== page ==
The implementation programme is complex, expensive and time consuming.
It involved documenting Rukinga’s carbon value by counting all the trees in order to calculate the carbon emissions if the forest was not there.
REDD programs have already been developed by the World Bank and the United Nations, which has launched tests in Bolivia, Democratic Republic of Congo and Indonesia, to name a few. The Norwegian government has committed $600 million a year to REDD activities. What remains to be seen is whether or not the initiative will be adopted by other nations, or left to flounder amongst other failed carbon reduction programs.
In the absence of more immediate solutions, that’s scary thought.
14 July 2009
LCDS designed to affect forestry operations positively
By Tajeram Mohabir, Guyana Chronicle.
Robert Persaud, Guyana’s Agriculture Minister spoke at a consultation on the Low Carbon Development Strategy organised by the Guyana Forestry Commission and the Forestry Products Association (PFA). (The meeting was also reported in the Stabroek News and the Kaieteur News.)
“The strategy is not about closing down concessions, the strategy is not about ending community forestry organisations and bodies; the strategy is not about slowing down the path or the efforts we are making in terms of value added and allowing the wood sector to grow.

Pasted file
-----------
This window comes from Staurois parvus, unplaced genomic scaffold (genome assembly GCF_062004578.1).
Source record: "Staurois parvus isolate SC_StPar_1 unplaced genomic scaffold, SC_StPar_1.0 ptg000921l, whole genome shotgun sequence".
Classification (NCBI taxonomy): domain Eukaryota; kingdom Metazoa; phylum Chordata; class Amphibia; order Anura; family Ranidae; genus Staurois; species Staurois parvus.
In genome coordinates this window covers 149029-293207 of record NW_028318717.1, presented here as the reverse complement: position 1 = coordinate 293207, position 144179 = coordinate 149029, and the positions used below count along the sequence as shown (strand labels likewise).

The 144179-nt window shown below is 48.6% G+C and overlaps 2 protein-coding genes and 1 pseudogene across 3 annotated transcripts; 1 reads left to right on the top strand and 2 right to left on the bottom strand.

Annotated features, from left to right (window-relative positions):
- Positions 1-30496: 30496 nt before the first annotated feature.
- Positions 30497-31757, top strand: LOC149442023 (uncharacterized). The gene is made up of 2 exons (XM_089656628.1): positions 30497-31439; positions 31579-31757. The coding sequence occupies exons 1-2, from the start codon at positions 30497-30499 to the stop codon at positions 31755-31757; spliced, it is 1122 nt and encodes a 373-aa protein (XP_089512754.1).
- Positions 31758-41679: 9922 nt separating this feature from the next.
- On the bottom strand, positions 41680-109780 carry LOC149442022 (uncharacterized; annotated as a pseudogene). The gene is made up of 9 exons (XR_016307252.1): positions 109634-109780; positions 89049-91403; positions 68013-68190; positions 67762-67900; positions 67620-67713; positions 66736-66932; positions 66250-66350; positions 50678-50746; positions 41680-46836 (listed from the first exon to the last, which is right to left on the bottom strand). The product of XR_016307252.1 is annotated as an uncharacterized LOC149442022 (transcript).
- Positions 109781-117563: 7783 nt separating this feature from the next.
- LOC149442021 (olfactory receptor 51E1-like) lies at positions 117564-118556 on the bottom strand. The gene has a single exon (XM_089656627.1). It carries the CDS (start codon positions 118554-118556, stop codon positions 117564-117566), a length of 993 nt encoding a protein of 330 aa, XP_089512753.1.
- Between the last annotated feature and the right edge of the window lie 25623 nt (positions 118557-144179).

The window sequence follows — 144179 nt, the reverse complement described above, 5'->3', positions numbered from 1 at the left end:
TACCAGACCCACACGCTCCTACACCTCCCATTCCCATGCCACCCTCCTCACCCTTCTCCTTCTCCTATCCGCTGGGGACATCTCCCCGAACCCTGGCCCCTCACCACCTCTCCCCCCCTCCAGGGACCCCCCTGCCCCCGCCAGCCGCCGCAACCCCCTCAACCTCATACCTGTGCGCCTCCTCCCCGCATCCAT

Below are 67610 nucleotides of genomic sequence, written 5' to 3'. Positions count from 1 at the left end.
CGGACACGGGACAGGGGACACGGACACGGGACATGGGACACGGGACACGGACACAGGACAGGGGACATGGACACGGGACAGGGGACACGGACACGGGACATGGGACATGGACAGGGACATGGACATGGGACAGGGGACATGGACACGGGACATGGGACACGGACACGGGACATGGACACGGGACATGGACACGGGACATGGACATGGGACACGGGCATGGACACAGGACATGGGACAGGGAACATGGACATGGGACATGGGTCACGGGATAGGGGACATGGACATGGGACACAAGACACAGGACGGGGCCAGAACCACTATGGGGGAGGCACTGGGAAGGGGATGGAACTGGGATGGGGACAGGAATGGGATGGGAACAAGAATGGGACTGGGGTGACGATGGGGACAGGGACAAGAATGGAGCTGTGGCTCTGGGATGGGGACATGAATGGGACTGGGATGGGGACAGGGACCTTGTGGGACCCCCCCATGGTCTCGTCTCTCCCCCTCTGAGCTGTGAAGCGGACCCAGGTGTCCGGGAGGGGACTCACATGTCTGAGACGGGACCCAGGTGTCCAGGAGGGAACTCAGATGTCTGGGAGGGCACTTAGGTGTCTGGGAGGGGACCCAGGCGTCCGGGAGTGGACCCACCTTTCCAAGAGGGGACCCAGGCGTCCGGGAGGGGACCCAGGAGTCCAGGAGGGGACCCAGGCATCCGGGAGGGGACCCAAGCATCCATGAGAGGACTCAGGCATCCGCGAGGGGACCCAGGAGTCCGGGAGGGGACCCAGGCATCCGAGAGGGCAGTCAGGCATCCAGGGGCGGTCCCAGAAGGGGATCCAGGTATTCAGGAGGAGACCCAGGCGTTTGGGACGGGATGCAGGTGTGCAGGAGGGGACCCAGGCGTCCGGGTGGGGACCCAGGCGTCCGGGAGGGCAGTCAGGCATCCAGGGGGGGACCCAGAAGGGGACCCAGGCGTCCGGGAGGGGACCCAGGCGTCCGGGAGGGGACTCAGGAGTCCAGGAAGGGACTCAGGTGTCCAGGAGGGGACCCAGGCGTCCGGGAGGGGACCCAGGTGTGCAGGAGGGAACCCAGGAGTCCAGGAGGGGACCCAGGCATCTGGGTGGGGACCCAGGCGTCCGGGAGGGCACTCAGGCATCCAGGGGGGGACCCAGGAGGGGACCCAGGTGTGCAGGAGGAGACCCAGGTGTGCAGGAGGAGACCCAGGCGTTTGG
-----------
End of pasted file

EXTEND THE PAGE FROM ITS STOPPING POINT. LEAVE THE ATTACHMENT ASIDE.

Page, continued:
“In fact, the strategy is about stimulating those activities, from a perspective that we want to maintain the highest level of sustainable activities, both from an environmental and economic standpoint,” he explained.
[ . . . ]
Persaud said the strategy is not about making life difficult for forestry operators, and noted many large players have been having difficulty in obtaining Forestry Stewardship Certification (FSC) because of their failure to meet certain standards.
But he expressed confidence that at the end of the consultation, and within the framework of the LCDS, it will be easier for many of these companies to pass the requirements for FSC.
Our Climate Crisis: Seeing REDD, Plundering Our Forests
By Duff Badgley, Greener Times.
An overview of what’s wrong with REDD: “When is ‘saving’ our global forests a hideous idea? When it’s REDD.”
We need genuine forest protection. We need radical reduction of GHGs. We need both. We cannot separate these two if we are to salvage a Livable Planet. But REDD does. And then REDD caves on real forest protection. REDD seeks to divide us. It will conquer us if we do not resist now.
Forests best chance for new climate pact-economist
By Nina Chestney and Michael Szabo, Reuters.
Based on an interview with Pavan Sukhdev, a senior banker at Deutsche Bank who is currently on secondment with UNEP.
Forest-rich governments should encourage developed nations to pledge some $20-30 billion per year to their REDD strategies, then create a fund to allocate the money to the best projects, Sukhdev said. “More money then will come from the private sector, but getting started is the problem,” he added.